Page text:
Recent report highlights competitive advantages of Brazilian ethanol with
the end of trade barriers in the U.S. (Photo UNICA/ Ronira Fruhstuck)
Brazilian sugarcane ethanol is likely to increase its market share in the United States in coming decades, according to the report “The Future of Ethanol”, produced by Rabobank's global Food & Agribusiness Research and Advisory Department and released in the beginning of March. In the 14 page document, Rabobank points out that the end of the US$0,54 tariff imposed by the U.S. on every gallon of imported ethanol for more than 30 years, in addition to the existence of a mandate for the consumption of renewable fuels in the U.S., create a favorable scenario for the commercialization of sugarcane ethanol in that country.
“We believe that the expiration of the U.S. import tariff on ethanol represents a significant opportunity for the Brazilian cane industry in the medium and long terms” says Andy Duff, Manager of Food and Agribusiness Research for Rabobank in Brazil.
The President of the Brazilian Sugarcane Industry Association (UNICA), Marcos Jank, points out that beyond the opening of U.S. borders to the Brazilian biofuel, global efforts to cut greenhouse gas emissions (GEEs) represent another advantage for sugarcane ethanol. “What really matters is using the least amount of fossil fuels while producing the highest quantities of renewable energy, something that sugarcane ethanol does extremely well compared to other raw materials,” he explains.
Renewable fuel consumption in the U.S. is projected to reach 136 billion litters annually by 2022. Of this, 79 billion liters must be so-called “advanced biofuels,” a category restricted to biofuels capable of reducing greenhouse gas (GHG) emissions by at least 50% compared to gasoline. This is a positive aspect for Brazilian sugarcane ethanol, rated an advanced biofuel by the U.S. Environmental Protection Agency (EPA) because it reduces GHG emissions by up to 90% compared to gasoline.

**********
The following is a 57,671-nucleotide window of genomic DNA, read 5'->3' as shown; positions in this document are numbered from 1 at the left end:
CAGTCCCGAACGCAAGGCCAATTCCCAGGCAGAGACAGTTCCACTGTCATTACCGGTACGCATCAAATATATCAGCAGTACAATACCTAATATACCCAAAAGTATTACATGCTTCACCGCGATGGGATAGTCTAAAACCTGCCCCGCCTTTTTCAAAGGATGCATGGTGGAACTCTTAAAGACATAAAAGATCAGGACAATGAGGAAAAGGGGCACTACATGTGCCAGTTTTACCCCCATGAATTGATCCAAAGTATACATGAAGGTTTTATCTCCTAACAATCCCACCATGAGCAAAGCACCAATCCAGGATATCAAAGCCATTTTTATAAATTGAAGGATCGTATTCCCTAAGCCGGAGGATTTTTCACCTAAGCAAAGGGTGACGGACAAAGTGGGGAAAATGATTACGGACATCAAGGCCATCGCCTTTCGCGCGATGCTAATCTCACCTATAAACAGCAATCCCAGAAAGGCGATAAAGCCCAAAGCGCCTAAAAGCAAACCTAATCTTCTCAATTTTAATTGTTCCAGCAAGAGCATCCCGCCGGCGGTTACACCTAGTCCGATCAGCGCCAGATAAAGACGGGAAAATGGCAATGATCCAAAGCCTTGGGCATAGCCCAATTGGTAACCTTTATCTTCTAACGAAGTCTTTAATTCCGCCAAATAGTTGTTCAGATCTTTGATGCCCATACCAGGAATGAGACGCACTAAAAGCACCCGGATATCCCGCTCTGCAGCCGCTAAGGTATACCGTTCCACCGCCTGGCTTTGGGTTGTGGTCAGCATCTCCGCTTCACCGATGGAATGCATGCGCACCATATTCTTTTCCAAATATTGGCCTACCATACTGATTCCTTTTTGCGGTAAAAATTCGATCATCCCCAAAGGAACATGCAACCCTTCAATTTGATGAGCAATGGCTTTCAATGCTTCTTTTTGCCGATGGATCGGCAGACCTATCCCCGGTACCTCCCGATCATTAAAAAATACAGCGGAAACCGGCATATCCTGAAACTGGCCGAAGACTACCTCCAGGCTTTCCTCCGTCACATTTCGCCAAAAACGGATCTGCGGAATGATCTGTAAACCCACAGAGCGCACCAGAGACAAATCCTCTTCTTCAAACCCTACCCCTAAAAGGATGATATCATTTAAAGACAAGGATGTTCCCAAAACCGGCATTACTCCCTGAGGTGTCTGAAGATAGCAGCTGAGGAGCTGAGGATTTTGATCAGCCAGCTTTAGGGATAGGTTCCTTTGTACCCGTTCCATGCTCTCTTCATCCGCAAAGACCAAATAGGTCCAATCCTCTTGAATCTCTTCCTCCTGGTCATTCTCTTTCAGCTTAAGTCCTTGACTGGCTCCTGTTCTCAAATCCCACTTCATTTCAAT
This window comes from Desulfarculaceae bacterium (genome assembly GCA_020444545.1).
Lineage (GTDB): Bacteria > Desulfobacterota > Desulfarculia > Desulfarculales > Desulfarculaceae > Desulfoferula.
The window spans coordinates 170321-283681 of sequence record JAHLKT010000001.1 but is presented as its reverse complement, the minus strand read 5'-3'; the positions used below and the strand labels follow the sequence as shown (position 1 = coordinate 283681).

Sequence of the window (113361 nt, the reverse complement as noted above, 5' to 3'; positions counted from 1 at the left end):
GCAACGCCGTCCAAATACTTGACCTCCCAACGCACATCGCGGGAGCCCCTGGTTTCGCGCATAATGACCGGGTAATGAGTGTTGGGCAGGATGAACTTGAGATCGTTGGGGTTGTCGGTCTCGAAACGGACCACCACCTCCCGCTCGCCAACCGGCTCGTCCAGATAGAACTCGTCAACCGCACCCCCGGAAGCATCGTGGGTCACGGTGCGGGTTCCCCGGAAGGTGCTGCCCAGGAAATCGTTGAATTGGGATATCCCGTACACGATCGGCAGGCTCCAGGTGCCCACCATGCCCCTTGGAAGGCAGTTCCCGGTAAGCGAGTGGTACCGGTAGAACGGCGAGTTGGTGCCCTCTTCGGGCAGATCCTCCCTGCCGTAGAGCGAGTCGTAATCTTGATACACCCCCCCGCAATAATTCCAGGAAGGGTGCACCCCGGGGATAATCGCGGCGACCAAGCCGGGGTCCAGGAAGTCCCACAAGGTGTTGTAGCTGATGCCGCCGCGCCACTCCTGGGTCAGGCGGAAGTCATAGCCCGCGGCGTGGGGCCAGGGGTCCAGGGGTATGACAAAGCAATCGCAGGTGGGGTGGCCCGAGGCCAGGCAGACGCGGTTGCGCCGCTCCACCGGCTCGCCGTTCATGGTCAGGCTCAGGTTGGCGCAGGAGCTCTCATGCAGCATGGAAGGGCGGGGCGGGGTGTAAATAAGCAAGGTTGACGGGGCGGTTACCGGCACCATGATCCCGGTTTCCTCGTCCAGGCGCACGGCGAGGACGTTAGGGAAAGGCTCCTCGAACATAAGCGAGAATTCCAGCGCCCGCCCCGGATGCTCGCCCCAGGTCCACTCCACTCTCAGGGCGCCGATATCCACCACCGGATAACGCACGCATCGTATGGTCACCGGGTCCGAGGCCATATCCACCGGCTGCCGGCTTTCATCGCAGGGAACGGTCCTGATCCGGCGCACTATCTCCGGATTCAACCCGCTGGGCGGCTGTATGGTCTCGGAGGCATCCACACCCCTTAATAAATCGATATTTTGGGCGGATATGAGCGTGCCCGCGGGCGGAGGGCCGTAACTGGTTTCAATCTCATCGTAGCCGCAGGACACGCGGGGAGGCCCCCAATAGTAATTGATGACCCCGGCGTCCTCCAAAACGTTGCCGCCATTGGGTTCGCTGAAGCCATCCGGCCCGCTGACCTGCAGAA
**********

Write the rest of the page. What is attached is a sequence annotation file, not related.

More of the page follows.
While stressing the potential for exports of the Brazilian product to the U.S., Duff believes that, in the short term, the country is likely to focus on production for domestic use. “In the next few years, the Brazilian ethanol industry will likely work to keep up with rising domestic demand, which will continue to grow as a result of the ongoing expansion of the flex-fuel vehicle fleet,” he explains. Flex vehicles already represent more than half of all cars on the road in Brazil, or about 13 million units. By 2016, the percentage is expected to rise to 71% of all light vehicles.
UNICA estimates that in order to increase exports, meet rising domestic demand and maintain Brazil’s current 50% share of the global sugar trade, it will be necessary to double the production of sugarcane from the current 555 million tons to 1,2 billion tons by 2020.